It took seven years, but Theo Walcott has finally started to fulfill his potential at Arsenal. Once heralded as the bright hope of English football, the athletic forward was rushed to the fore at the age of just seventeen, with great expectations weighing upon his shoulders. Years of inconsistency and underachievement have ensued during a down period at The Emirates, but now, Theo has truly emerged as the star we all anticipated. The manner in which he placed the team upon his back and hauled them back to life this week in the pulsating cup tie with Reading is emblematic of a star finally approaching his peak. Theo has arrived.
It is no coincidence that Walcott has begun to flourish when playing a central role within the forward line. Previously marooned out on the right flank, devoid of impact, he was unfairly categorised as purely an athlete; cast adrift as an insignificant cog an impressive Arsenal machine. Such deployment from Arsene Wenger detracted from Walcott's impact, and perhaps even impeded his career to a large extent. As a winger, Walcott was forced to attempt to cross the ball, pass the ball, run with the ball; all of which have never actually been his forte. Now, however, times have changed.
As Arsenal continue to purge their best players on an annual basis, Walcott's stock has risen; with the passing of bigger stars, more powerful personalities and those superior in the pecking order, Theo has ascended the hierarchy and is now the main man at the club. Now, he is the main fulcrum. Now, he is the main threat. Now, he is the main striker.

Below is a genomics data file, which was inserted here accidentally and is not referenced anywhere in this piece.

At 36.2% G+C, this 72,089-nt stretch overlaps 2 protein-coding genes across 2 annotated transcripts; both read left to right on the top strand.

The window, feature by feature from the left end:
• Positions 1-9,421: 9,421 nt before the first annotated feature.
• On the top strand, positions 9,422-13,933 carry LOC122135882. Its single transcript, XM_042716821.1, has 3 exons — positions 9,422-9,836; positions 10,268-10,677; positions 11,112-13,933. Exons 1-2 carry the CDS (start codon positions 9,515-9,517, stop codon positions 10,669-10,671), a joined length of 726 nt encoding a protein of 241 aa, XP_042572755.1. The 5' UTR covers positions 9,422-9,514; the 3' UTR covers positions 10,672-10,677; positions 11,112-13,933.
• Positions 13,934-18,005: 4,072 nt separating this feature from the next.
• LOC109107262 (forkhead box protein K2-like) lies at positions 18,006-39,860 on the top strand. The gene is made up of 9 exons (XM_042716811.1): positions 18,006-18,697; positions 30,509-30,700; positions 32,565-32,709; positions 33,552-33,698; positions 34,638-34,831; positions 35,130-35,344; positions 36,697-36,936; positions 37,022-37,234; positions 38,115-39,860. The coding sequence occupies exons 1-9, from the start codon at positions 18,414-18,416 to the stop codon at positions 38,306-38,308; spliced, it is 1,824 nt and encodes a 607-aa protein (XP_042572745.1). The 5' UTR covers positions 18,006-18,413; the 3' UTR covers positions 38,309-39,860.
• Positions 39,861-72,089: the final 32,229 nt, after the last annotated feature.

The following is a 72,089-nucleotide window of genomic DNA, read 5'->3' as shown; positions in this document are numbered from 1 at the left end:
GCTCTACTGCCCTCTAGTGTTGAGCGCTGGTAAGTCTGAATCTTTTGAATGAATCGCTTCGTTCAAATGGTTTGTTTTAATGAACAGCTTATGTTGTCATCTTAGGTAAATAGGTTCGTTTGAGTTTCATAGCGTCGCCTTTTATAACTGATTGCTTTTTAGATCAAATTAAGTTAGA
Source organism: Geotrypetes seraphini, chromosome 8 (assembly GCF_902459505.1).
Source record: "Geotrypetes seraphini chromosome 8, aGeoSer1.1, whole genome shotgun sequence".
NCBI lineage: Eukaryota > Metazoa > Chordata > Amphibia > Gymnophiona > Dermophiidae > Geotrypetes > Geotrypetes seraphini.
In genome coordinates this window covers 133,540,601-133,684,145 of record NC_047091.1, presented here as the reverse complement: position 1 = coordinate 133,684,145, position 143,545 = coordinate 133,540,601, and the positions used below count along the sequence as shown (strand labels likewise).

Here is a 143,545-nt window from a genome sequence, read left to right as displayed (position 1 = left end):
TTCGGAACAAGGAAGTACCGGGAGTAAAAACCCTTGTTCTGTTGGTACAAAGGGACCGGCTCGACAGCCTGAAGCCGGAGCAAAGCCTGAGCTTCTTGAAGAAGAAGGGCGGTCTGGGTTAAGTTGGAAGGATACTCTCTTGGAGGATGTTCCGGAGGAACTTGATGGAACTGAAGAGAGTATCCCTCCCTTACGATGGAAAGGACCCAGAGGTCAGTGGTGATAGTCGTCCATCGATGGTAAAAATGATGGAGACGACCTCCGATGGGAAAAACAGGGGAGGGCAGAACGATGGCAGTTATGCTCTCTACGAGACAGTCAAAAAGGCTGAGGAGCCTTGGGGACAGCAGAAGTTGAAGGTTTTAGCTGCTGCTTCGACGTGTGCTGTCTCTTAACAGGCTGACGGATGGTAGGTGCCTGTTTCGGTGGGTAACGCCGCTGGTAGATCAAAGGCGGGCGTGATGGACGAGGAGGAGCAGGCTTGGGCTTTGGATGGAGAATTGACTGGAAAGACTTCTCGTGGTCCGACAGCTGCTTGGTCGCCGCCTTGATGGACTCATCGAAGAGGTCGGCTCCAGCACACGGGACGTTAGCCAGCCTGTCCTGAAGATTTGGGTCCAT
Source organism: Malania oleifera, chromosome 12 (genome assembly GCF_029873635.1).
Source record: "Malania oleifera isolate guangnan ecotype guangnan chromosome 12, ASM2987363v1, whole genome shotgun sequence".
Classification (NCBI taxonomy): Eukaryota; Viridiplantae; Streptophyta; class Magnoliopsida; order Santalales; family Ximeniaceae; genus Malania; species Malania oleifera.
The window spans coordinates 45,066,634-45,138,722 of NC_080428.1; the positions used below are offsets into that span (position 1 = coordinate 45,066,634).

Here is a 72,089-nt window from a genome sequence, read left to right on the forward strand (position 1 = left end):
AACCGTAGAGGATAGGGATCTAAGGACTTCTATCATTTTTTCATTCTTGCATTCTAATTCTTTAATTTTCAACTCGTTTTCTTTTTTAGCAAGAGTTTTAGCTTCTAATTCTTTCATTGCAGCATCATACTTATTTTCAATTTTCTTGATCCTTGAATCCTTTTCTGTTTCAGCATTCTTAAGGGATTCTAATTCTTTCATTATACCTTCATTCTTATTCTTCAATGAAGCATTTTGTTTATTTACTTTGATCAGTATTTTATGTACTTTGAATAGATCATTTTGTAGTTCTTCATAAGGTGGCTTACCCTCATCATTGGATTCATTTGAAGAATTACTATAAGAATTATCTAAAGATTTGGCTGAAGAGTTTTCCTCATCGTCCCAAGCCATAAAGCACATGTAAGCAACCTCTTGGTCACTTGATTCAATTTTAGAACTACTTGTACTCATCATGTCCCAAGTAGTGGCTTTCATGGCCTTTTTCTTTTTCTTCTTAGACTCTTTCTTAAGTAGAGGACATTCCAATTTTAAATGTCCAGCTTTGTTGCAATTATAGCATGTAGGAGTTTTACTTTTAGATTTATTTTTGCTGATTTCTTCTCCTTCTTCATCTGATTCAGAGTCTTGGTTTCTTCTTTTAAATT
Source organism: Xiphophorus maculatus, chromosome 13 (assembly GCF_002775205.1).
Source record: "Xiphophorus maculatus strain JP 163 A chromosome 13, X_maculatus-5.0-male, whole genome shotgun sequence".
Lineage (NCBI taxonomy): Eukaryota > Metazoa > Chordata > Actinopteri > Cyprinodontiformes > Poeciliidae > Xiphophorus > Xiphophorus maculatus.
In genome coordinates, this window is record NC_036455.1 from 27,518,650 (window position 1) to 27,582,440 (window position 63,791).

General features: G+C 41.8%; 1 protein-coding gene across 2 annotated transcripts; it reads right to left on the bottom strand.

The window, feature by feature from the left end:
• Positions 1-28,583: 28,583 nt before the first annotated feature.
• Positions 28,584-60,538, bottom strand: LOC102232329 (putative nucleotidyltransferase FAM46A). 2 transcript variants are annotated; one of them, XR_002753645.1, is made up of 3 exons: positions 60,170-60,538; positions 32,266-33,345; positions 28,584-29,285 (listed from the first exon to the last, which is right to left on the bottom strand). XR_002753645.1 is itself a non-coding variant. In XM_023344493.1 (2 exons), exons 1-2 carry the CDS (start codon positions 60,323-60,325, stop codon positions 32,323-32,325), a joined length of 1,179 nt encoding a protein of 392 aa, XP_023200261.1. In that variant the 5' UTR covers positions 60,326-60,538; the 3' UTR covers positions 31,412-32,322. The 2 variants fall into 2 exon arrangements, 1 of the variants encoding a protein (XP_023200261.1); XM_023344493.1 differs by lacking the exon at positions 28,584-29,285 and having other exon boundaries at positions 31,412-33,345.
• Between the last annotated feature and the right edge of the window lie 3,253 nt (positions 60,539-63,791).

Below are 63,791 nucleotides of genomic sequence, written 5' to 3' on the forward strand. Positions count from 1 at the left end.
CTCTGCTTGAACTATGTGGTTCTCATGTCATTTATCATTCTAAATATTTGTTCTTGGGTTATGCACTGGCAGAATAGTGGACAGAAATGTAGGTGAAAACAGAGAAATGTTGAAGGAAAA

Walcott has frequently spoken of his desire to play as a central striker and, with the goals now flowing, can attest to being proved right in his convictions. Theo's greatest attribute is his instinctive play. It is only when luxuriating in time and space that he tends to under-perform and, accordingly, has begun to thrive in the pressurised, reactive striker role, as highlighted by the nimble, deft finish for his crucial opening goal at the Madejski Stadium. His was the run, and finish, of a seasoned centre forward.
There seems now a discernible evolution in the attitude of the player, also. It is palpable just how much Walcott has matured, and just how hard he has worked on his game over recent years. Also, it is tangibly evident just how much he wants to achieve things in the game now; his celebrations upon equalising at the death truly symbolic of this. Once, it could be argued that Theo Walcott lacked both the physical and psychological toughness to compete in the most advanced spheres of the game, but such debates have recently been debunked as mere folly. Theo is ready to advance to the next level.
Whether Arsenal are the club to take him to that next level remains to be seen. After rejecting a purported five-year, £75,000-per week contract offer in August, Walcott is as yet uncommitted to a further stay in North London. Arsene Wenger moved to impose a Christmas deadline on further negotiations, presumably so a potential January sale could be initiated should the sides not come to terms; but it is unknown whether Walcott is willing to discuss a renewal in greater depth.
In the modern era, Arsenal have a proclivity for creating players in to talismanic figures within the club, before proving cripplingly-parsimonious in crucial contract negotiations. Henry. Nasri. Fabregas. All have left just as they teetered on the verge of becoming truly indispensable to Wenger's project. Previous failures make it even more critically important that, on this occasion, the Arsenal upper management bite the bullet and keep their most influential player. Walcott must stay for Arsenal to remain credible.